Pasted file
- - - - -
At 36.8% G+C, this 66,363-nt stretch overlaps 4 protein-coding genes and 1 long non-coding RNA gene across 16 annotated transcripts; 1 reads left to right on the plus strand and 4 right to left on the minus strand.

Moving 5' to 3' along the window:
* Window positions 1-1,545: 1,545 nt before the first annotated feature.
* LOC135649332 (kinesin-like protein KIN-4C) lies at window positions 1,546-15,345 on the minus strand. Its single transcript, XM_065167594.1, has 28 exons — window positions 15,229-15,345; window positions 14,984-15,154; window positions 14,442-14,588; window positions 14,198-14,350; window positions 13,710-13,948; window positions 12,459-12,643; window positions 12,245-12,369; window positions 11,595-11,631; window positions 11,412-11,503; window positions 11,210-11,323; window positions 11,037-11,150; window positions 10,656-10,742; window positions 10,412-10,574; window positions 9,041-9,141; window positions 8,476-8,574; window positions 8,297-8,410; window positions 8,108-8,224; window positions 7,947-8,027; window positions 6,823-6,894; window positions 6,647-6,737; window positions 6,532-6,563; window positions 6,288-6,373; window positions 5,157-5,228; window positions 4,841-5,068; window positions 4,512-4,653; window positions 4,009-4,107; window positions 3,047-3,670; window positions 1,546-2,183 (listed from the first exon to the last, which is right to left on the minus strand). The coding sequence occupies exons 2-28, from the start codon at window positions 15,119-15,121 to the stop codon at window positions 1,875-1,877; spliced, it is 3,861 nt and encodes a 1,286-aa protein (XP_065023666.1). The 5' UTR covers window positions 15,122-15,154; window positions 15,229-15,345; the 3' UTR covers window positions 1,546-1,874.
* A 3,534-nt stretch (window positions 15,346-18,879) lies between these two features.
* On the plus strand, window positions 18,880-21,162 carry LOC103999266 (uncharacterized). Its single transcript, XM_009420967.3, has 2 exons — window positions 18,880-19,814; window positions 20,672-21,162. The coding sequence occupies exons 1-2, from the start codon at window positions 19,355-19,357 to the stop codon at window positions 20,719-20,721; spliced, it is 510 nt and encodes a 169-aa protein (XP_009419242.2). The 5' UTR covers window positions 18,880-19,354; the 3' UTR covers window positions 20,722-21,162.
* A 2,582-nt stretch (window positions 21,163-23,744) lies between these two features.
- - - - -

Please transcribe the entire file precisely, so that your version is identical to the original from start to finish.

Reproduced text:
At 36.8% G+C, this 66,363-nt stretch overlaps 4 protein-coding genes and 1 long non-coding RNA gene across 16 annotated transcripts; 1 reads left to right on the plus strand and 4 right to left on the minus strand.

Moving 5' to 3' along the window:
* Window positions 1-1,545: 1,545 nt before the first annotated feature.
* LOC135649332 (kinesin-like protein KIN-4C) lies at window positions 1,546-15,345 on the minus strand. Its single transcript, XM_065167594.1, has 28 exons — window positions 15,229-15,345; window positions 14,984-15,154; window positions 14,442-14,588; window positions 14,198-14,350; window positions 13,710-13,948; window positions 12,459-12,643; window positions 12,245-12,369; window positions 11,595-11,631; window positions 11,412-11,503; window positions 11,210-11,323; window positions 11,037-11,150; window positions 10,656-10,742; window positions 10,412-10,574; window positions 9,041-9,141; window positions 8,476-8,574; window positions 8,297-8,410; window positions 8,108-8,224; window positions 7,947-8,027; window positions 6,823-6,894; window positions 6,647-6,737; window positions 6,532-6,563; window positions 6,288-6,373; window positions 5,157-5,228; window positions 4,841-5,068; window positions 4,512-4,653; window positions 4,009-4,107; window positions 3,047-3,670; window positions 1,546-2,183 (listed from the first exon to the last, which is right to left on the minus strand). The coding sequence occupies exons 2-28, from the start codon at window positions 15,119-15,121 to the stop codon at window positions 1,875-1,877; spliced, it is 3,861 nt and encodes a 1,286-aa protein (XP_065023666.1). The 5' UTR covers window positions 15,122-15,154; window positions 15,229-15,345; the 3' UTR covers window positions 1,546-1,874.
* A 3,534-nt stretch (window positions 15,346-18,879) lies between these two features.
* On the plus strand, window positions 18,880-21,162 carry LOC103999266 (uncharacterized). Its single transcript, XM_009420967.3, has 2 exons — window positions 18,880-19,814; window positions 20,672-21,162. The coding sequence occupies exons 1-2, from the start codon at window positions 19,355-19,357 to the stop codon at window positions 20,719-20,721; spliced, it is 510 nt and encodes a 169-aa protein (XP_009419242.2). The 5' UTR covers window positions 18,880-19,354; the 3' UTR covers window positions 20,722-21,162.
* A 2,582-nt stretch (window positions 21,163-23,744) lies between these two features.